Corbyn’s Brexit Speech: "Significant Political Gamble", "Would Leave UK A Colony Of EU"

As tensions over Brexit reach a fever pitch, and potentially risk toppling Theresa May's cabinet, UK opposition leader Jeremy Corbyn is set to confirm today that the Labour Party will oppose PM May’s plans to take Britain out of the
customs union with the EU. In response to the news that the Labour leader will announce that his party wants a EU customs union, the University of Kent’s Dr Adrian Pabst, an expert on the Labour Party says this is a "significant political gamble."

"The aim is to create clear blue water with the Tories who favour leaving not just the single market but also the customs union. Far from being a technical detail, Labour’s strategy is to provide clarity at a time when the governing Conservative Party is struggling to formulate a common position."

"Corbyn seems to calculate that Tory Remainers will vote with Labour to defeat the government and possibly topple Theresa May as Prime Minister. The hope is that this will be trigger another early election that Labour thinks it’ll win."

"However, Labour’s new position is unclear in several respects. First, on the question of national sovereignty, how will Labour answer the charge of claiming to respect the referendum result while in reality submitting to EU rules without having a say and accepting the jurisdiction of the European Court of Justice?"
 
"Second, on party politics, how will Labour persuade Tory rebels to go against the Conservative Party manifesto and vote down their government, which would plunge the Tories into the greatest crisis since the split over the Corn Laws in the mid-nineteenth century?"
 
"Third, on Labour’s electoral base, how will Corbyn address widespread concerns among its working-class voters about the volume and pace of immigration? He talks mostly about ‘jobs, rights and living standards’ and treats immigration as a purely economic issue rather than a cultural issue that raises questions of identity."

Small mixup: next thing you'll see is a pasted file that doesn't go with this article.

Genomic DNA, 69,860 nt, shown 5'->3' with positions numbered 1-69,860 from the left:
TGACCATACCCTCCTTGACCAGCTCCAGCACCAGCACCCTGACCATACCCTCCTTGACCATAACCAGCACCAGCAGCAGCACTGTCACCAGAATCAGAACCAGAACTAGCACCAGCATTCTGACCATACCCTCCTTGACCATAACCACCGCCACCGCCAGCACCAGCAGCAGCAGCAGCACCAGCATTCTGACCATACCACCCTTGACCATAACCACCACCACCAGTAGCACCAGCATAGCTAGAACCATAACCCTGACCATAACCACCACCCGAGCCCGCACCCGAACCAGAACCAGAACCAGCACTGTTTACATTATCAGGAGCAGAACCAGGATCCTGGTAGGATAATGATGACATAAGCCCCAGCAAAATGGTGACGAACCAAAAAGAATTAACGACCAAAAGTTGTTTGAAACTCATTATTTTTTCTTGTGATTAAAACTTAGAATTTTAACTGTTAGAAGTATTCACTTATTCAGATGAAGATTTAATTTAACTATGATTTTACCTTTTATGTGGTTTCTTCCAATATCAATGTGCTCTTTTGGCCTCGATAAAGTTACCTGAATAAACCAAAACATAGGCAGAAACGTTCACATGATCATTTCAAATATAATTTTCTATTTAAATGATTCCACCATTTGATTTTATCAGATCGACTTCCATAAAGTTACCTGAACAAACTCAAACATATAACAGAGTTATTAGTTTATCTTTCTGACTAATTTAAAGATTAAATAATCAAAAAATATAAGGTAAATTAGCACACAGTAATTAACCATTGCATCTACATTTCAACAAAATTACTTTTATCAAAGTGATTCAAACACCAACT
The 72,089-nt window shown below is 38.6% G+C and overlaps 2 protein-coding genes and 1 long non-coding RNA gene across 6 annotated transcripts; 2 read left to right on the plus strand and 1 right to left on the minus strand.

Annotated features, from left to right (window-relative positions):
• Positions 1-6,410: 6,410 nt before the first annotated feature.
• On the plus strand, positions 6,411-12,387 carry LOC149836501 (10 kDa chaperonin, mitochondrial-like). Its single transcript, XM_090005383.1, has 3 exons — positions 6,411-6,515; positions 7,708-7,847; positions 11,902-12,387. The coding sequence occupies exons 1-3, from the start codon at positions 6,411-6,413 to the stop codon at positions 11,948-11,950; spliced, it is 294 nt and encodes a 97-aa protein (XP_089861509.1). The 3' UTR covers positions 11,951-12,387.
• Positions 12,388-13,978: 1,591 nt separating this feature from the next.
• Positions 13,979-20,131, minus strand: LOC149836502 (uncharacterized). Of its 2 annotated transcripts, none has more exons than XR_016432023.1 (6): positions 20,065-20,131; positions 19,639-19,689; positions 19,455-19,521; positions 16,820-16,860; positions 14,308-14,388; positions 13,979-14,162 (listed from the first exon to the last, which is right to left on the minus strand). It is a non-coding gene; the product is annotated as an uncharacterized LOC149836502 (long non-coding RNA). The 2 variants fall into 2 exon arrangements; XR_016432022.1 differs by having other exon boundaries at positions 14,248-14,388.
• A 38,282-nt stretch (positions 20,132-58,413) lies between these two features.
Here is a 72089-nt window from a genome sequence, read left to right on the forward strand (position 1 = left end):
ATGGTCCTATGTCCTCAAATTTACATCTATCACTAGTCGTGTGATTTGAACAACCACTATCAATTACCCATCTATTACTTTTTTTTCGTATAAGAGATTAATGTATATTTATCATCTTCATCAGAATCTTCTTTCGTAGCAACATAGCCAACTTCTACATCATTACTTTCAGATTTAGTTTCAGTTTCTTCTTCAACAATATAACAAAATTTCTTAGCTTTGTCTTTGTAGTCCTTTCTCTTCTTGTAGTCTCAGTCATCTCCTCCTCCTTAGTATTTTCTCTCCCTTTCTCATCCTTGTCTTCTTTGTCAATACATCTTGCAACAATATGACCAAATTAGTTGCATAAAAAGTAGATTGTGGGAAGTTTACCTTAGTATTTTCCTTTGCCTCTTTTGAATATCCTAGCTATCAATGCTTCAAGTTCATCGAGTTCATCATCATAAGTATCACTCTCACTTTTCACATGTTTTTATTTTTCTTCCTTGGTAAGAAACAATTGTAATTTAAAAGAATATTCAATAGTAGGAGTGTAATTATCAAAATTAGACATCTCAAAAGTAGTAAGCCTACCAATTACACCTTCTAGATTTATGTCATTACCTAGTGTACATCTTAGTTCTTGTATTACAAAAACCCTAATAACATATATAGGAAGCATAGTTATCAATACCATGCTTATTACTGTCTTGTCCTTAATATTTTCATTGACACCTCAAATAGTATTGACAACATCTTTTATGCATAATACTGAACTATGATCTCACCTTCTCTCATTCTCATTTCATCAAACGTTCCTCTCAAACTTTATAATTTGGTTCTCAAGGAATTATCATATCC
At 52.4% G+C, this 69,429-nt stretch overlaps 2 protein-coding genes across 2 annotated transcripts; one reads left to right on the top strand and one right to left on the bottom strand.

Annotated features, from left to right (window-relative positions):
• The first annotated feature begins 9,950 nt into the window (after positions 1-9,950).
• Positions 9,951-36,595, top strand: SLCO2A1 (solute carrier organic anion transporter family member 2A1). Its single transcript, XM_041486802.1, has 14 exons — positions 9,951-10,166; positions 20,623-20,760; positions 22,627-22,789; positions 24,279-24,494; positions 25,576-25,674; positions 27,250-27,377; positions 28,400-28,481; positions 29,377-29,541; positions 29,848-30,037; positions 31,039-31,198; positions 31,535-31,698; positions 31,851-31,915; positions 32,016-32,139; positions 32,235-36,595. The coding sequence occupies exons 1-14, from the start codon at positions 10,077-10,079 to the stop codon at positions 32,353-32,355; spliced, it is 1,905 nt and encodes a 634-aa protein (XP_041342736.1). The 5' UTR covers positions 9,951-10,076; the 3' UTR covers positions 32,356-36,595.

"Traditional Labour voters in the North and across the Midlands may switch to the Conservatives, which would put at risk Labour’s chances of winning the next election. Therefore Corbyn’s announcement may yield short-term political gains at the expense of long-term electoral losses."

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Meanwhile, in an advance take on Corbyn's speech, Boris Johnson tweets that "Corbyn’s Brexit plan would leave U.K. a colony of the EU - unable to take back control of our borders or our trade policy. White flag from labour before talks even begin."

"Crumbling Corbyn betrays Leave voters - and all because he wants to win a commons vote. Cynical and deluded" he said in an earlier tweet.

Meanwhile, in other "fluid" Brexit news, the Telegraph reported that the UK’s Office for Budget Responsibility is set for an embarrassing U-turn as it prepares to dramatically hike forecasts for UK growth just months after they were suddenly downgraded.

Separately, the Sunday Times reported that three cabinet ministers warned PM May during private talks on Brexit at her Chequers retreat last week that her government could collapse this year. According to reports, senior ministers said there are discussions about whether the prime minister should turn the vote into a confidence issue, threatening a general election if Tory MPs vote with the opposition.

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